How to Clean a Guinea Pig Cage: A Step-by-Step Guide

How to clean a guinea pig cage

Adorable, gentle-natured, and expert snugglers, guinea pigs are genuinely wonderful pets. Compared to other small rodents, they tend to have a relatively long lifespan and can live until the ripe old age of eight.

When you first welcome all that fluffy cuteness into your home, you may not realize just how often you’ll need to clean their cage. Sure, the lady at the pet store told you to clean it when it’s dirty, but what does that even mean?

How often should you change their bedding, scrub their cage, and wash their toys?

There’s no need to panic! We’ve got you covered with this comprehensive, step-by-step guide on how to clean a guinea pig cage. With our easy-to-follow guideline, you’ll know exactly how to create a clean, safe, and healthy environment for your little fluff balls.

Daily Spot Cleaning for a Healthy Cage

On a daily basis, you’ll need to give the cage a good look-over to see if there are any particularly dirty spots. 

To ensure your guinea pigs have clean, healthy surroundings, do this every day:

  • discard uneaten food,
  • sweep up piles of waste,
  • change any excessively soiled bedding,
  • use a damp paper towel to spot-clean the cage if needed.

If there’s a water spill in the cage, clean it up, and replace any food or hay that was affected.

Prevent bacterial growth in water bottles/bowls and food containers by regularly washing them in hot, soapy water.

Weekly Cage Cleaning for Proper Sanitation

Guinea pig cage

Scheduled weekly or bi-weekly cleanings are necessary to keep your pets’ cage hygienic and odor-free. Daily spot-cleaning isn’t enough, considering your pets eat, sleep, play… and poop… in their cage.

Whether you’ll clean the entire cage once or twice a week depends mostly on the type of bedding you’re using. Here’s how often different types of bedding need to be changed:

  • Paper bedding – in most cases, paper bedding should be completely changed once a week. If your guinea pigs tend to toilet in one place in their cage and you spot-clean that area daily, you might need to change it less often.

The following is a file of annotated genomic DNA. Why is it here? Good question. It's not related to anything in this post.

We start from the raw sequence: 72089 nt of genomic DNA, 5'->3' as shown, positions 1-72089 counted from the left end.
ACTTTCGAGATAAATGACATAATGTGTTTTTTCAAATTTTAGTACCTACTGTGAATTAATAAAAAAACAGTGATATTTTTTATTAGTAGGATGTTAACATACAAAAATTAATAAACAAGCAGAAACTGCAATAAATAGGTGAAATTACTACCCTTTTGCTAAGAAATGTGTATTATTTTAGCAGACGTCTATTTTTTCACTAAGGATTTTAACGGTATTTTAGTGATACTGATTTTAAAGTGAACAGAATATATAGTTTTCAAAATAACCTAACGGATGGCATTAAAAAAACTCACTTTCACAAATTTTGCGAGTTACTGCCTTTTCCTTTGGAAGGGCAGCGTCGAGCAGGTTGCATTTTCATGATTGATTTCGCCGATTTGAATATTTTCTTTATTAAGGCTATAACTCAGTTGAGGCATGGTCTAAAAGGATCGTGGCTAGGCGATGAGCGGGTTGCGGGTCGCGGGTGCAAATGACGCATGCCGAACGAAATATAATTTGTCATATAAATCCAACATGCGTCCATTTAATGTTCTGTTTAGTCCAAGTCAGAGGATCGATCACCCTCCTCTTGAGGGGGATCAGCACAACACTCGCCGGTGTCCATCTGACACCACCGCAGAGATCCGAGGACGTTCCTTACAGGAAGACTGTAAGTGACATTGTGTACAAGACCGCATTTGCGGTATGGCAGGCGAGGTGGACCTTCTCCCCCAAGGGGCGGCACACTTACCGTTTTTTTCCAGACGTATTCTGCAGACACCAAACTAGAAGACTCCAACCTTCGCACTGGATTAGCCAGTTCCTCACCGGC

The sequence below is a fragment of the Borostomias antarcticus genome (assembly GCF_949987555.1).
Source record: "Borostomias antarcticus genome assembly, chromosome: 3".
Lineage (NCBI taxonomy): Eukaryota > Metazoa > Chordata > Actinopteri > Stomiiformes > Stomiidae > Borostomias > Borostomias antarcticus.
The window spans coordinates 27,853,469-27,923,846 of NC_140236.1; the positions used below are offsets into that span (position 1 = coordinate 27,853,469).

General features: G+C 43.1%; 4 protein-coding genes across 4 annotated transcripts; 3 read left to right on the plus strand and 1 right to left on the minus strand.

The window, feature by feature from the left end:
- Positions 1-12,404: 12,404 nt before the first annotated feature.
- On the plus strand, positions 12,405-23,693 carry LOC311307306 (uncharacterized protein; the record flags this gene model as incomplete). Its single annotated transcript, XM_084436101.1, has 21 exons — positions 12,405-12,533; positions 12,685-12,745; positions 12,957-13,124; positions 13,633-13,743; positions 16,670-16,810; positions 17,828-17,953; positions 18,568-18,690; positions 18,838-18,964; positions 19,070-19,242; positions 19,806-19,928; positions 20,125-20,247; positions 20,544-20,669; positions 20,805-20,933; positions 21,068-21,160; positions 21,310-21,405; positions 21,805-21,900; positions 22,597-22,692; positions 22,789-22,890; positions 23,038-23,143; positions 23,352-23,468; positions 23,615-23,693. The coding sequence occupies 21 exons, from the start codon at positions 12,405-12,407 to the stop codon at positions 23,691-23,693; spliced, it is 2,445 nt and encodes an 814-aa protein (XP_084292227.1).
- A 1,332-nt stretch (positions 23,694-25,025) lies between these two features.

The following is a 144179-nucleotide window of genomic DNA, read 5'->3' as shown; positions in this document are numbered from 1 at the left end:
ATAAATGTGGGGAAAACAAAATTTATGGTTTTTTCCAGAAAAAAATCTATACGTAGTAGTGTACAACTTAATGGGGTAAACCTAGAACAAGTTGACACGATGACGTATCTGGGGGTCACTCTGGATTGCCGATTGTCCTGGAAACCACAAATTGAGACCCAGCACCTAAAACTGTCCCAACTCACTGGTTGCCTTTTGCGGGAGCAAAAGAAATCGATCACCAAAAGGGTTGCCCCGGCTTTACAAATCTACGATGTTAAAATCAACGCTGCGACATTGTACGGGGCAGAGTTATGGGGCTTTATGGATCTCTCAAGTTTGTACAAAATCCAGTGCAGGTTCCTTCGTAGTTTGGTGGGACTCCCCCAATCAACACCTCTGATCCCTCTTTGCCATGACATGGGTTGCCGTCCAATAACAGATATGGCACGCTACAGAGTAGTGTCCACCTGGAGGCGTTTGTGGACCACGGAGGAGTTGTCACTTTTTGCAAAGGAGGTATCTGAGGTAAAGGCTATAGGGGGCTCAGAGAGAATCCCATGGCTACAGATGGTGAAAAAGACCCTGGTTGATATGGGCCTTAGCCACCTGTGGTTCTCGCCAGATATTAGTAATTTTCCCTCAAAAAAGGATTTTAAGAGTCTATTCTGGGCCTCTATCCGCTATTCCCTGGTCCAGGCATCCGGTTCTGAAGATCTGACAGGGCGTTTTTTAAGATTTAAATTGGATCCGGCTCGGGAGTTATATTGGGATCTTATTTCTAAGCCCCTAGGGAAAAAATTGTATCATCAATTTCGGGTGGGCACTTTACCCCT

• Wood shavings – same as paper bedding, it can take one week to get dirty and start stinking or more if your guinea pigs are only toileting in one area.
  • Fleece – there are different fleece products and liners, and some might start stinking sooner than others. Usually, changing the fleece bedding every 3-4 days is enough, but if you find it starts to stink sooner, you might have to change it more often. If your guineas have good toilet habits, you might only need to change it once a week.
  • Bath mats – bath mats should be good for around 3-4 days before they need to be washed, but, again, it depends on the bath mat, and you might have to change more or less often.

Now, let’s start cleaning!

1. Empty the Cage

First things first, you’ll need to remove your fluffy friends from their cage and settle them into a safe, temporary location like a playpen with hay, water, and a few toys to keep them occupied. Don’t leave them to roam the house unsupervised; they’re likely to wander off and get into trouble.

Now, take out all objects from the enclosure. From food bowls to chewing toys, absolutely every item needs to be removed.

2. Wash Cage Items & Remove the Bedding

Wash items that can be cleaned, like the water bowl or bottle, food container, and plastic houses, in hot, soapy water.

Next is removing and changing the bedding. This step is different based on the type of bedding you’re using – washable bedding such as fleece or bath mats or disposable bedding such as paper or wood shavings.

Fleece or Bath Mats

Launder washable material such as fleece or bath mats in a washing machine with an unscented and hypoallergenic laundry detergent (“free and clear”) such as Tide Free & Gentle. Before doing so, ensure that droppings, food particles, and hay aren’t stuck to these things. A small vacuum and rubber brush work great for removing debris from fabric.

I recommend using a wash bag to wash fleece liners, bath mats, and blankets to keep debris from wracking your washer.

You can add a splash of distilled white vinegar to the softener drawer, which helps neutralize odors and removes unpleasant smells from the fabric.

Disposable Bedding

If you’re using disposable bedding, remove the remaining material from the cage and throw it in garbage bags. Basically, you’ll be taking out the old, dirty bedding, hay, droppings, and litter.

To speed up this process, you can use a small brush and a dustpan. Scoop up the dirty bedding with the dustpan, and dump it into the garbage bags.

3. Scrub the Cage, Rinse, & Dry

Guinea pig vinegar cage cleaner

Clean the entire enclosure using a one-part distilled white vinegar and one-part water spray. This particular mixture is strong enough to kill some bacteria but gentle enough for delicate guinea pig noses.

While water and vinegar solution is the best natural cleaner for regular use, if your guinea pigs have ringworm, bacterial infection, or similar health issues, you’ll need to use a veterinary disinfectant like F10 to make sure the cage is 100% germ-free.